Rare Serape Exhibition at Bellas Artes
By Susan Page
The beautifully woven blankets known as serapes are a universally recognized symbol of Mexico. Widely used for centuries, the serape is an integral part of Mexican history and identity. Like American quilts or Navajo rugs, serapes are exquisite works of art, each piece the result of months of work by talented weaving families.
Exhibition of Rare Historic Serapes
Thu, Feb 11, 7pm–Sun, Apr 24
Hernández Macías 75
Collections and exhibitions of serapes are somewhat rare. So the serape exhibition that will open in Bellas Artes on February 11 will be an unusual opportunity to view some of the finest historic serapes that survive today. They were assembled for this exhibition by folk art and antique dealer Mayer Shacter, who has been collecting vintage serapes for many years, and are all from his own collection. The serapes in this exhibition were all created during the Porfiriato, from 1880 to 1910, the last great period of serape making that ended abruptly at the onset of the Revolution.
History of the serape
When Cortez arrived on Mexico’s shores in 1519, the Aztecs were already weaving and wearing a blanket-type garment. Worn only by men, serapes were the counterpart of the rebozos and huipiles worn by women. They were the typical garment of workers, horsemen, and townsfolk alike. The more refined, beautiful, and expensive serapes were worn by hacienda owners and gentlemen at parties or as they ambled along broad avenues.
Scholars have divided the finest serapes into “classic” (pre-1850) and “post-classic” (post-1850), including the Maximiliano period and the Porfiriato period (1880 to 1910). The serapes in this exhibition are all from the latter period. Then came the revolution of 1910, when weaving almost ceased.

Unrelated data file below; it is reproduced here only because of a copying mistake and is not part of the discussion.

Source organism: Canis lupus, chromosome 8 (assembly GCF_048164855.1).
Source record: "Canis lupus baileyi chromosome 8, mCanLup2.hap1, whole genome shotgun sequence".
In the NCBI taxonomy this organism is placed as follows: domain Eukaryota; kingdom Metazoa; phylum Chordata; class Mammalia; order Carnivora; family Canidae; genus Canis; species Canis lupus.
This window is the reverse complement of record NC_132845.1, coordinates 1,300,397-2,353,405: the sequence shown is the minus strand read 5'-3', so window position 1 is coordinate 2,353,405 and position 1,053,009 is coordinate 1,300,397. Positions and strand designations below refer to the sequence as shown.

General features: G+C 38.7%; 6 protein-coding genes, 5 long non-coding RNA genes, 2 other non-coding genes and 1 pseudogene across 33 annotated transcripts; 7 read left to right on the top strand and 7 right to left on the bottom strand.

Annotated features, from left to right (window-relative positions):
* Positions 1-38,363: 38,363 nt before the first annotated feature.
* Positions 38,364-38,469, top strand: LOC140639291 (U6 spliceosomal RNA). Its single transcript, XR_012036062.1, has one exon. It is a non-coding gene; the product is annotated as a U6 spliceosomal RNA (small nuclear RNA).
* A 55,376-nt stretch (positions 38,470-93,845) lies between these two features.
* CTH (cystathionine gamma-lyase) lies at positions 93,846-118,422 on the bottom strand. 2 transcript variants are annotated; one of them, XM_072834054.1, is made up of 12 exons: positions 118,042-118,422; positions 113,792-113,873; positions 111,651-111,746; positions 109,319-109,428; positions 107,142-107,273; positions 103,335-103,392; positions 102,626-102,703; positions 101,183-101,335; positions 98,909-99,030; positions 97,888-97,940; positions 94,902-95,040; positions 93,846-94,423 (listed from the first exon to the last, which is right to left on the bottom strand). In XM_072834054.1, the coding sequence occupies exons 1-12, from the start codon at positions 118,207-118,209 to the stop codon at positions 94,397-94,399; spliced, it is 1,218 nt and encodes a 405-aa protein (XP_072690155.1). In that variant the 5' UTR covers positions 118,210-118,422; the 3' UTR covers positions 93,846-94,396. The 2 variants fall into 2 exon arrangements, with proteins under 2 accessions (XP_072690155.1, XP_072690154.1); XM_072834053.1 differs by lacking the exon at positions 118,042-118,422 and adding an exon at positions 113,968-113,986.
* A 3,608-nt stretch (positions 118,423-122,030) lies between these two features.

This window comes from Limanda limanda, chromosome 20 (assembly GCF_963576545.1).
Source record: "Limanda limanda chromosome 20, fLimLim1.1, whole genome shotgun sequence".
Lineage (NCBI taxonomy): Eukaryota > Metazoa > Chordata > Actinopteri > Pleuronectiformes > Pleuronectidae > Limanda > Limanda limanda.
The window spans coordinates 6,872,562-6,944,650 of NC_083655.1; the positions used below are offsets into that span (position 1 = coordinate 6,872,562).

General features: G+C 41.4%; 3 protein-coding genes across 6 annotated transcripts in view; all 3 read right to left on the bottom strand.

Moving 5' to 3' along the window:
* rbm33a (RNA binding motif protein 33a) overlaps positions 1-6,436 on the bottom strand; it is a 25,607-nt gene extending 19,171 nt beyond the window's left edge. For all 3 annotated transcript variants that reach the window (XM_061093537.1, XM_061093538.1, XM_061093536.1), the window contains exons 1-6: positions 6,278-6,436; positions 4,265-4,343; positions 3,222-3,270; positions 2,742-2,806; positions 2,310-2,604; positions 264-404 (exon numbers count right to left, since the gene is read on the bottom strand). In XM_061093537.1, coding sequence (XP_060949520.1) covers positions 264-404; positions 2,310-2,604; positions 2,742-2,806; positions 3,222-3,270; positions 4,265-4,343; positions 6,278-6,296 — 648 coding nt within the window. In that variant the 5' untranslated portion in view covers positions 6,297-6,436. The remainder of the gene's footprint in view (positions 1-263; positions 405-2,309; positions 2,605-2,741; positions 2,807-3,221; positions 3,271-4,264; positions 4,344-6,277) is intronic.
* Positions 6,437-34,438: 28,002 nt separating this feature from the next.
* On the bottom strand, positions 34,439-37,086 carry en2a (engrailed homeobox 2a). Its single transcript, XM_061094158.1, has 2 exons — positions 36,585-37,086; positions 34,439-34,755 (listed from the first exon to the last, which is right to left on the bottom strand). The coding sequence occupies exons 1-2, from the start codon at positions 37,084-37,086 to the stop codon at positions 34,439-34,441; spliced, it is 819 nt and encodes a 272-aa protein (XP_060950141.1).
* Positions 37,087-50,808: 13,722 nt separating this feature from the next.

As Mexico began to stabilize in 1920, tourists discovered its exuberant, colorful culture and began to flock here in great numbers, searching for icons to bring home. Now the serape became a tourist item and weavers flourished again. Along with the sombrero, the serape became a national symbol of Mexico. Now serapes had to be affordable for tourists, so, though they were still beautifully designed and crafted, they became less intricate.
Weaving as a craft is disappearing from Mexico. There are exceptions, like Teotitlán del Valle where weavers still produce handwoven rugs, not serapes. But in most towns, families stopped weaving 50 years ago. This makes the serapes we have left even more precious. The time that goes into creating a serape means that the price of the finished piece must remain high. As the cost of a good serape began to exceed the demand, the craft fell away. The pieces that pass for serapes in tourist shops today bear little resemblance to the spectacular works of art created by skilled and devoted hands when the world was a very different place. A serape is a piece of Mexican history, a window into an era that vanished. Would it be an exaggeration to say that serapes are the Fabergé eggs of Mexico?